How You Should Prepare for Surgery

Before undergoing any type of surgery, most of the time, your surgeon will describe the procedure to you so that you know what will happen and have an idea of what you can expect from the surgical procedure.


Upon consultation, the surgeon will also let you know what you should and should not do before the surgery.


It might also be quite helpful for you to know how you should prepare for your surgery on your own so it would not come as a shock when the doctor finally advises you on what to do.


For most surgeries, you would be asked to bathe or cleanse your body before the procedure. Some doctors will require you to use a specific bathing soap, usually issued by the clinic or the hospital, to ensure that your body will be cleansed thoroughly.


Major surgical procedures and most surgeries that involve the digestive system require fasting for hours before the scheduled surgery. The length of time for fasting depends on the type of surgery: there are procedures that require fasting for 12 hours, there is some that call for the fasting for 8 hours. During fasting, you will not be allowed to eat or drink anything.


More often than not, surgeries will involve using anesthesia on the patient to block the pain. One of the common side effects of anesthesia is drowsiness or dizziness, therefore you should prepare for it by having someone accompany you – especially on your way home from the clinic if it will be an outpatient surgery. Even if it will be an inpatient surgery, you still need someone to assist you (help you eat, help you when you need to go to the toilet, and so on).


There will also be medications that the doctor will disallow you to take prior to surgery. This could include something as common as aspirin, so you have to pay attention to what your doctor has to say to guard your own safety.

Questions to Ask Yourself Before Undergoing Cosmetic Surgery

Today, there are millions of people from all around the world who have experienced getting cosmetic surgeries: nose lift, liposuction, breast augmentation, and many other types of surgeries to enhance one’s natural beauty.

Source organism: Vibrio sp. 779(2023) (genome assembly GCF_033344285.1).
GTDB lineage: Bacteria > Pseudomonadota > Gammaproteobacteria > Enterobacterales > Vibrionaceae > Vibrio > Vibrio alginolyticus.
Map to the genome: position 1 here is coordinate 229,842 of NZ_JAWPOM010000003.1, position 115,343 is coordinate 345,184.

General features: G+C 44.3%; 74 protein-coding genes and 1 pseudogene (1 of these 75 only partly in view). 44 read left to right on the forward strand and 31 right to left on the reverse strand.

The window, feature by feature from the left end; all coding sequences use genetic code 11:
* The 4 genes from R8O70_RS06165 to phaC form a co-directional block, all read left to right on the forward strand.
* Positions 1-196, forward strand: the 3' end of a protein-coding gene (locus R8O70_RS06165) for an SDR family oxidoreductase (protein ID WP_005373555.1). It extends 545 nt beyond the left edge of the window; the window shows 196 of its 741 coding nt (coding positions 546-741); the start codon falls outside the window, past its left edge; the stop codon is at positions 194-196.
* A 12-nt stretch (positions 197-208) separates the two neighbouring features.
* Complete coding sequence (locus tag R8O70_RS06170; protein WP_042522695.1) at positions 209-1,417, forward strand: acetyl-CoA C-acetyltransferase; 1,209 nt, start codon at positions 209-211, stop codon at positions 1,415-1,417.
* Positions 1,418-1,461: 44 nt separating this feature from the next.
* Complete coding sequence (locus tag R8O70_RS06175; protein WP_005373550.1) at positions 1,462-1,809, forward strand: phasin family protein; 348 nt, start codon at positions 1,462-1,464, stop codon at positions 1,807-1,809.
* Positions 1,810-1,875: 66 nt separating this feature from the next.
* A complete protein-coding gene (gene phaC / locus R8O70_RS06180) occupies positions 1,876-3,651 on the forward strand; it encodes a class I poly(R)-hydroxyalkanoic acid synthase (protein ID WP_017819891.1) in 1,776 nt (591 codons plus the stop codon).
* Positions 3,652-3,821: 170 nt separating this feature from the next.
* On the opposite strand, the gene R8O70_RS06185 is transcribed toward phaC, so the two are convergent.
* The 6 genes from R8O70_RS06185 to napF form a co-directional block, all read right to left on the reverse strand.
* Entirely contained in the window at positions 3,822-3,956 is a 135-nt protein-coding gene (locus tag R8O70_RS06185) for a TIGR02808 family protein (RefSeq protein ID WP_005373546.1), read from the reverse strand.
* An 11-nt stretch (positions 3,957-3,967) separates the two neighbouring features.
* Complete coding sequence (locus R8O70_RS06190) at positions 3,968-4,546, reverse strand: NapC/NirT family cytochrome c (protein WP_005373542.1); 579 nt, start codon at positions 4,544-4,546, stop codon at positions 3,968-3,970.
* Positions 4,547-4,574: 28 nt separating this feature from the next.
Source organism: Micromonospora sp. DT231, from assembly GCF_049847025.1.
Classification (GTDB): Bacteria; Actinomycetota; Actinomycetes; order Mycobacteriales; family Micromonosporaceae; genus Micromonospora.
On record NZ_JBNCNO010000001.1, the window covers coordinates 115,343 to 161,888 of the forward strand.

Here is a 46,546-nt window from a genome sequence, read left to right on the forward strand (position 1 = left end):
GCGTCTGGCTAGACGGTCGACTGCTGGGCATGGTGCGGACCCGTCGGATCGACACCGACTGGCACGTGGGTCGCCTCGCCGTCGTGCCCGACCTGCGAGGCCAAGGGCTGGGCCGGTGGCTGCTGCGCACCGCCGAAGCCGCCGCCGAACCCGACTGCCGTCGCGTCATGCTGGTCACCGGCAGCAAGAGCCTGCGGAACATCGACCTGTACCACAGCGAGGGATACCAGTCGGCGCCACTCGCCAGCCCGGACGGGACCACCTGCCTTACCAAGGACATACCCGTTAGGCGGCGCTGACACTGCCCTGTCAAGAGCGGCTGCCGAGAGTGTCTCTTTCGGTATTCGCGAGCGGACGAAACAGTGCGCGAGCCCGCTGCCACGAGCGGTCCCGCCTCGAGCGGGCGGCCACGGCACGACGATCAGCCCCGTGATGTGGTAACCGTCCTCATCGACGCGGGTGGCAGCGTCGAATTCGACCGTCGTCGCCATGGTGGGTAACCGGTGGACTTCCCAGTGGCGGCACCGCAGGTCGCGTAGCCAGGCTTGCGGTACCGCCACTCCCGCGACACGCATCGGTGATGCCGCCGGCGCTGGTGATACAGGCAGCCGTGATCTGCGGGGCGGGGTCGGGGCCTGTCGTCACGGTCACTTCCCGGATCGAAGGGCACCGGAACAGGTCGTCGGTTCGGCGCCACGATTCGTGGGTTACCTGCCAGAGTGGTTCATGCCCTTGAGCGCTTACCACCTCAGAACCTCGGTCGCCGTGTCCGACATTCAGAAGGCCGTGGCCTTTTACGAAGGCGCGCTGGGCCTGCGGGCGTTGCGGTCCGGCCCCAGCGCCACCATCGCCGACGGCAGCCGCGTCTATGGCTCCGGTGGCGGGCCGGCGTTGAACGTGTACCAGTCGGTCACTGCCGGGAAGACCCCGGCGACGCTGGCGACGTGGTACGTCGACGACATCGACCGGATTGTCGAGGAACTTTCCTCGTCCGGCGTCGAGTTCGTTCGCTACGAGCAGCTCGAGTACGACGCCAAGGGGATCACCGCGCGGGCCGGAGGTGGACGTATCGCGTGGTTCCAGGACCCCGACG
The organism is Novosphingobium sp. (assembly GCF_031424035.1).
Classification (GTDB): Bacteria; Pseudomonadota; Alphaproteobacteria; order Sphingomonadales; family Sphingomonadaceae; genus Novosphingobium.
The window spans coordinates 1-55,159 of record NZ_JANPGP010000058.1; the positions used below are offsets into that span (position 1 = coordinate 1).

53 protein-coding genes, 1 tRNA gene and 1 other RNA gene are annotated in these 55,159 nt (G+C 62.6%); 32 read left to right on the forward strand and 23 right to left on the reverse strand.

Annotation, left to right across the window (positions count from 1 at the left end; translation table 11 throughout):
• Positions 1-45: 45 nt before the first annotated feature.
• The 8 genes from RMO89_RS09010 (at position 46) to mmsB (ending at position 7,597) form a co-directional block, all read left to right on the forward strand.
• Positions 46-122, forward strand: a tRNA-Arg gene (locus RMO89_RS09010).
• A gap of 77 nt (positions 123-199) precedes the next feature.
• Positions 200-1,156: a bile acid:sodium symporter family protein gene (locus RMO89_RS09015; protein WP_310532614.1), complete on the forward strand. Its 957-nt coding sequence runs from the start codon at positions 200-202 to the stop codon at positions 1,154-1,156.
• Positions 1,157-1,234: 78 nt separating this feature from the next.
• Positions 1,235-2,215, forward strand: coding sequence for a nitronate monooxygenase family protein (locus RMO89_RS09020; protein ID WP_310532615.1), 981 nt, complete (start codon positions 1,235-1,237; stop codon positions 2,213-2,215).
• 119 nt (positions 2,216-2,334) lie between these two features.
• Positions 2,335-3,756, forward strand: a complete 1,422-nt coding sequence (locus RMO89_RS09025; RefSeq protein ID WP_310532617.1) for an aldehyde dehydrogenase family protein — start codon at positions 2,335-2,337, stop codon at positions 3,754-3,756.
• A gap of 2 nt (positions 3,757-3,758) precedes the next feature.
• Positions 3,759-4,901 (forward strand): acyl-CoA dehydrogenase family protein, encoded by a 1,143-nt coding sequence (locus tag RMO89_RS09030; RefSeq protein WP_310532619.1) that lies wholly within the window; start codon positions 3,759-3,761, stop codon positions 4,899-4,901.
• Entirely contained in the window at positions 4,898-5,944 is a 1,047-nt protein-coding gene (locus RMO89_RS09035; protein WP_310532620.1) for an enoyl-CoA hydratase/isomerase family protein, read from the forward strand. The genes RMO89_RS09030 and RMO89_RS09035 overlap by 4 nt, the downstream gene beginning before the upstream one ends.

Seeing numerous celebrities do it almost every day, it is unsurprising why so many people are interested in getting one for themselves. If you are interested in trying it, too, there are several things you have to take into consideration first and there are important questions to ask yourself:


Why do you want to get cosmetic surgery, anyway?


Before anything else, you have to admit to yourself why you want to undergo cosmetic surgery. Do you have any underlying problem that pushes you to go under the knife? Do you suffer from depressive thoughts from time to time and you think it will be cured by having some physical enhancements? The thing is, at times, there are some individuals who think that aesthetic surgery will help get rid of depression or other mental disorders – while, in reality, it will not. If you are suffering from depression, consult a mental health professional instead so you can get to the root of the problem.


Are there any other non-surgical ways to achieve the result you want?


While there’s nothing that could stop you from getting a cosmetic surgery if you really want it, you should also ask yourself if there are alternative ways for you to get the physical changes you want. For instance, if you want to lose weight through liposuction, have you considered trying following a strict low-fat diet and engaging in the regular workout instead? A healthy diet and regular physical exercise will cost way less (and hurt less) than undergoing cosmetic surgery.


Are you fit enough to undergo surgery?


Cosmetic surgery is still a surgical procedure. You have to be physically fit to ensure that you will be safe during the actual procedure. Prior to booking your appointment for an aesthetic surgery, consult a doctor and make sure that you have no health problems that could have an impact on the surgery you are about to have.